One the main supporters of Britain's Leave, Michael Gove, has announced he will run for the Conservative leadership.
Justice Secretary Michael Gove, one of the main campaigners to take Britain out of the EU, says he will run to become prime minister.
His move on Thursday is shaking up the contest to lead the Conservatives.
Last week's EU referendum vote, when 52 per cent of Britons voted to leave the bloc, triggered a political crisis in Britain with Prime Minister David Cameron stepping down.
His replacement will face tough talks with Europe to mend a broken relationship.
On Thursday, Theresa May, the interior minister who campaigned to remain in the EU, also announced her candidacy to lead the party.
But it was the surprise announcement by Gove that rocked the contest, by putting a second high-profile Leave candidate in the race against Johnson.
Gove, a close friend of Cameron's, had previously said he would back Johnson, but in a commentary in the Spectator magazine he said he had come "reluctantly, to the conclusion that Boris cannot provide the leadership or build the team for the task ahead".
His U-turn will hurt the chances of Johnson, who succeeded in widening his popularity among Conservative members and beyond as London mayor, but is viewed warily by many other MPs in the ruling party.
"If we are to make the most of the opportunities ahead we need a bold break with the past," Gove wrote.
Gove joins May and at least one other Conservative in a race to replace Cameron, who resigned after Britons rejected his argument to stay in the EU in a vote which exposed deep rifts in the country.
The main opposition Labour Party is also facing a potential leadership battle after its MPs voted no confidence in leftwing leader Jeremy Corbyn.
The power vacuum is doing little to reassure jumpy markets and an increasingly angry electorate that the country can thrive on its own, outside the EU.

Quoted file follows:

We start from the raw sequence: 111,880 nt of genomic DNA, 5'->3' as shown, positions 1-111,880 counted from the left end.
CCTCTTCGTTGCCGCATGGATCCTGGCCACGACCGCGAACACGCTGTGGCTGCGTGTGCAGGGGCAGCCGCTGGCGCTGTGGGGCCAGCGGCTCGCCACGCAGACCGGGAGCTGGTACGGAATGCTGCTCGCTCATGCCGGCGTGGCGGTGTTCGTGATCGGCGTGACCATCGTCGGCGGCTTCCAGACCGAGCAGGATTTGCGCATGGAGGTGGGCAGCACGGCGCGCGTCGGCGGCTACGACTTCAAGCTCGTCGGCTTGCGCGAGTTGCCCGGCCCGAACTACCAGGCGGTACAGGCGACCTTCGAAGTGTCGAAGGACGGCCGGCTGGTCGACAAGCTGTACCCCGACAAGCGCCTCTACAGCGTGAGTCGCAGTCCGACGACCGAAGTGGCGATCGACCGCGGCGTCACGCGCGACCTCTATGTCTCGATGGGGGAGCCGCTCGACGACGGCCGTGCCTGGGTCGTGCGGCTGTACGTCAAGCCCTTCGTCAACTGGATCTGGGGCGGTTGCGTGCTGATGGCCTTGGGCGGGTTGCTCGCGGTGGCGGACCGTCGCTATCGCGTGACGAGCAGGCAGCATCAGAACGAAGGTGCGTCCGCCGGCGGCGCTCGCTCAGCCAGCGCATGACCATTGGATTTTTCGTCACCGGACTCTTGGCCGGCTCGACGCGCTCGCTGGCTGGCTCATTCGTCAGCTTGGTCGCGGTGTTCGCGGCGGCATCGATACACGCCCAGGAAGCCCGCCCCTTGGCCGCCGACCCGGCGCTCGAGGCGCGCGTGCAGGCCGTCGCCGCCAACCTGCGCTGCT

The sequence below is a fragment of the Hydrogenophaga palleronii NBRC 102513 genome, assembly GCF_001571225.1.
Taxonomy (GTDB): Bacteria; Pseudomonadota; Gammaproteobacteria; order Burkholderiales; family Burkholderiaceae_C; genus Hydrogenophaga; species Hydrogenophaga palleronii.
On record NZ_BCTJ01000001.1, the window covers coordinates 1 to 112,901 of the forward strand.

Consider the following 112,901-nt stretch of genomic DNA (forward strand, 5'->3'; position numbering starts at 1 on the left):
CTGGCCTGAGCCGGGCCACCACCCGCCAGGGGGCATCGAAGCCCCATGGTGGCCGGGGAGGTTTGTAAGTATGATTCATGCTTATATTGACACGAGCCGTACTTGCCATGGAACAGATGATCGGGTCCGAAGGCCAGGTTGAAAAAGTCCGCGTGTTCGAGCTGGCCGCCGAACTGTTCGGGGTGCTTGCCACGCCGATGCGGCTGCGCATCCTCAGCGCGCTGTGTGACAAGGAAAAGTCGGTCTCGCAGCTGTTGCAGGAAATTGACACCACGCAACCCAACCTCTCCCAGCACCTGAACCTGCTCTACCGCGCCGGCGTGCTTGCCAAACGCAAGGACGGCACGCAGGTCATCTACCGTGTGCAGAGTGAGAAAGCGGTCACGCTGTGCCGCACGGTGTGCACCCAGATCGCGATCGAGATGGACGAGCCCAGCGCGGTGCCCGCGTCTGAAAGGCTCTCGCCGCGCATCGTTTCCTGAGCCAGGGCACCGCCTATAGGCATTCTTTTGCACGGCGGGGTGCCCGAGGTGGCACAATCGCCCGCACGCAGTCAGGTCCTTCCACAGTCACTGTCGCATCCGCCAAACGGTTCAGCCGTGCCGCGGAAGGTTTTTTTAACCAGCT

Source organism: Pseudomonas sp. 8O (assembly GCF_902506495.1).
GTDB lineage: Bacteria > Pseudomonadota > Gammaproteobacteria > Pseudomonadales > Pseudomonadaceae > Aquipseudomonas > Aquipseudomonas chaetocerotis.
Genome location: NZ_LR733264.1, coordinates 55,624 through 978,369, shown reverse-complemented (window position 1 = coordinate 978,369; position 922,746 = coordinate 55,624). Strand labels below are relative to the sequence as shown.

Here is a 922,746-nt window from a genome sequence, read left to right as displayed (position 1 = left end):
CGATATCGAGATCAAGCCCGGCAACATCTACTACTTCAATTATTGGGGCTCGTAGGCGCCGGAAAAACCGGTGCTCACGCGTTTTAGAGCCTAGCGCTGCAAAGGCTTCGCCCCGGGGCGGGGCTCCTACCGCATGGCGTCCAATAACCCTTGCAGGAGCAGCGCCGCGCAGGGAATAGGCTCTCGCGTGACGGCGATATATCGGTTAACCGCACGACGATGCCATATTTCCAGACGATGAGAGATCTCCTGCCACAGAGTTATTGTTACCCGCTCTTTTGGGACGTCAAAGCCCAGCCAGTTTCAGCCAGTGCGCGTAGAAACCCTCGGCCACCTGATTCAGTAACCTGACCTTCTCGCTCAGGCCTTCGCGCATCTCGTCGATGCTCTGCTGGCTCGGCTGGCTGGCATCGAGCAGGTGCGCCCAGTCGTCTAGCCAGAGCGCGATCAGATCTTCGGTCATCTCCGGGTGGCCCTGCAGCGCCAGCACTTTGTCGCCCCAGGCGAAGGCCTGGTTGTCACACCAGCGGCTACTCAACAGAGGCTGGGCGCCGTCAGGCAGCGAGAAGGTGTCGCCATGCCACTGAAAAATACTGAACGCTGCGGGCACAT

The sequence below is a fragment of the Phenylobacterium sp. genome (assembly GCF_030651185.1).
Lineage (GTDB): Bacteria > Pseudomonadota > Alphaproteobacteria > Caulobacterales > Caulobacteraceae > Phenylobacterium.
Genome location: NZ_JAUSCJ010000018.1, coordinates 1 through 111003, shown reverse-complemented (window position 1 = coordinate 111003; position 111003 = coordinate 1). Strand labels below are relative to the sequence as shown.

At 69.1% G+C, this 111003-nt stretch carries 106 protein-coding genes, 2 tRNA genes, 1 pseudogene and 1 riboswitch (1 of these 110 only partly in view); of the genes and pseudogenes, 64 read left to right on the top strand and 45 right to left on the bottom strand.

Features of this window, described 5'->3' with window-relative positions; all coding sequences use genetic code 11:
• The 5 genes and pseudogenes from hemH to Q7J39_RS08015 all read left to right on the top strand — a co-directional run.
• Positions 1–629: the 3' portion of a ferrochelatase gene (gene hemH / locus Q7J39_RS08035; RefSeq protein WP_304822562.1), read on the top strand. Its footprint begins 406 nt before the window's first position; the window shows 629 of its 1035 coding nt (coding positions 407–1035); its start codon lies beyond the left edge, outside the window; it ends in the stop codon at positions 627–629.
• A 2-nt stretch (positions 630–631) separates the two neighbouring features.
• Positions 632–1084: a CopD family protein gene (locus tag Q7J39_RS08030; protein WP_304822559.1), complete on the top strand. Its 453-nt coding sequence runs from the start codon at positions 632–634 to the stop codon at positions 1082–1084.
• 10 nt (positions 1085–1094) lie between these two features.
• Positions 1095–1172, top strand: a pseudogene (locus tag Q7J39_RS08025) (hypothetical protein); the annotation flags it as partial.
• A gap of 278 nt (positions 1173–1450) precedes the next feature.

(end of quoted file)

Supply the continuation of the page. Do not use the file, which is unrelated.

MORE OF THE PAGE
The Conservative Party has said it would select a new leader who can become prime minister by September 9, and that it is moving as quickly as it can.
Conservative members of parliament will narrow the field to two candidates, and the leader will then be chosen in a vote by party members.
Johnson has been the bookmakers' favourite, and several rivals launched their campaigns by underlining his privileged background - he attended Eton, the same elite boarding school as Cameron - and attacking his perceived lack of seriousness.
Some media have dubbed May the "Anyone But Boris" candidate.
In an article in the Times newspaper, she took aim at Johnson's jokey persona by saying government was not "a game".
Stephen Crabb, the cabinet minister in charge of pensions and welfare, declared his candidacy on Wednesday, also seeking to distinguish himself from the "Eton elite".
He pitched himself as a "blue collar" candidate, one who had worked up from a job in a local shop.
Liam Fox, a former defence secretary who backed Brexit, said he would also put himself forward.